The global stock market has experienced plenty of turbulence in 2022, with projections the situation could worsen amid a looming recession as investors continue worrying about the central banks’ ability to stabilize the economy. Despite the fears, several stock exchanges continue to record listings by different companies as the market monitors for any signs of stability.
In particular, data acquired and calculated by Finbold indicates that the five leading global stock exchanges have cumulatively listed 459 companies between January 2022 and September 2022.
United States-based NASDAQ, with a market capitalization of $18.59 trillion, has listed the highest number of companies at 174 representing a growth of 4.81% to 3,788. At the same time, the New York Stock Exchange (NYSE), the largest stock exchange with a capitalization of $24.19 trillion, listed the second most with 144 companies to 2,578 or a growth of 5.91%.
In Asia, the Shanghai Stock Exchange added the third highest number of companies at 106 representing a growth of 5.25%. The exchange has 2,123 companies with a capitalization of $6.87 trillion. Japan Exchange Group, with a capitalization of $5.29 trillion, ranks fourth, having listed 32 companies, from 3,795 to 3,827 or 0.84% growth.
Elsewhere, Europe’s Euronext listed only three companies over the period. The exchange, with $5.62 trillion in market cap, has a total of 1,981 companies. As of January 2022, the five stock exchanges hosted 13,838 companies. The number of listed companies cumulatively grew 3.31% to 14,297 as of September 2022.
Prevailing recession fears
The increase in the number of publicly listed companies appears to defy the ongoing economic condition impacted by both emerging and residual factors. Notably, the global economy is facing geopolitical tensions, stock market volatility, growing concerns regarding commodities, the impact of inflation and continued interest rate hikes. These conditions have culminated in widespread fears that a recession might be imminent.
Notably, a recession environment has the potential to result in depressed stock prices since consumer spending usually decreases with an increase in unemployment rates. Additionally, investors become more risk-averse with reduced interest in investing in stocks. This narrative is complemented by a recent report that indicated that the United States stock market is undergoing its third highest drawdown in history in 2022.
However, the listing activities could potentially be higher since it can be assumed that most companies have likely paused their plans to go public. In this line, they are potentially re-evaluating their plans to ensure they can adapt to the new macroeconomic conditions. The listing activity might spike in 2023 once the inflationary environment eases and companies have the stability to meet their long-term growth plans through IPOs.
Overall, the IPO market will potentially record a rebound once the stock market registers increased demand. However, this ability will depend on how global central banks handle the skyrocketing inflation, which remains the main barrier.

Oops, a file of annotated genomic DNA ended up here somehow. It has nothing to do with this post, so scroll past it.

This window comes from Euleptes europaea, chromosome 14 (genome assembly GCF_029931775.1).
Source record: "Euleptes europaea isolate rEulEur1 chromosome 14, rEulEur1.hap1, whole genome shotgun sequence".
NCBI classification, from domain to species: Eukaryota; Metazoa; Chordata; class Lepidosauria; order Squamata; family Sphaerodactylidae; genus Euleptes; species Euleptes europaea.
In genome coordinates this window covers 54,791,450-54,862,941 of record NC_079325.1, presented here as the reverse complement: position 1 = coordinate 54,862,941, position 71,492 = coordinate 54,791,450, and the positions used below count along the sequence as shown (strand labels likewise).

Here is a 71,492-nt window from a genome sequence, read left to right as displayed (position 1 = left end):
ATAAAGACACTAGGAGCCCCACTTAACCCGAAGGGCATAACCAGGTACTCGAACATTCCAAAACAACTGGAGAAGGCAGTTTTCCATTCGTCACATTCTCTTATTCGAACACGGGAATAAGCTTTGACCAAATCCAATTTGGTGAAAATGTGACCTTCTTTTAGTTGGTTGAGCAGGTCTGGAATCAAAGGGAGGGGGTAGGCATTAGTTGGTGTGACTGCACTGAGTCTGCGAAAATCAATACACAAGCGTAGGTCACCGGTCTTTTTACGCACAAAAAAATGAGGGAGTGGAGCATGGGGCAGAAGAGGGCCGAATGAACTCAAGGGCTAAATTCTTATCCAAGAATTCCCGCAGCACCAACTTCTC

Depressed SPAC activity
Interestingly, the listing activities have come amid the slowing down of special purpose acquisition companies (SPACs), which were used prominently as an alternative channel for private companies going public. Indeed, most companies that went public through this vessel have recorded slowed performance, a factor that has potentially deterred investors.
From the data, United States-based exchanges are leading in the number of newly listed companies. Historically, listing on the U.S. stock market comes with benefits such as access to capital, improved branding and visibility, accountability, and increased liquidity while operating in a well-regulated market.
At the same time, stock exchanges in the Asia Pacific region are attracting companies despite significantly reeling from the extended impact of the Covid-19 pandemic. However, several initiatives, including support from governments and central banks, are driving optimism among high-profile companies. Notably, most regional companies remain cautious due to factors like geopolitical tensions and regulatory changes.
Influx of Asia companies into U.S. market
Consequently, the uncertainty in Asian markets, especially China, has forced some companies to explore the American market. Notably, the U.S. stock exchanges have an appetite for big Chinese company listings.
Listing in the U.S. offers Chinese companies access to some of the leading public capital pools and a diverse group of investors. However, geopolitical tensions have paused the threat of destabilizing the relationship.
Away from the prevailing market conditions, the exchanges are still attracting companies due to factors like existing incentives. Notably, some regions are known to have reduced corporation tax rates and flexible regulations.
In general, the outcome of the current macroeconomic conditions will be central to influencing the listing of companies.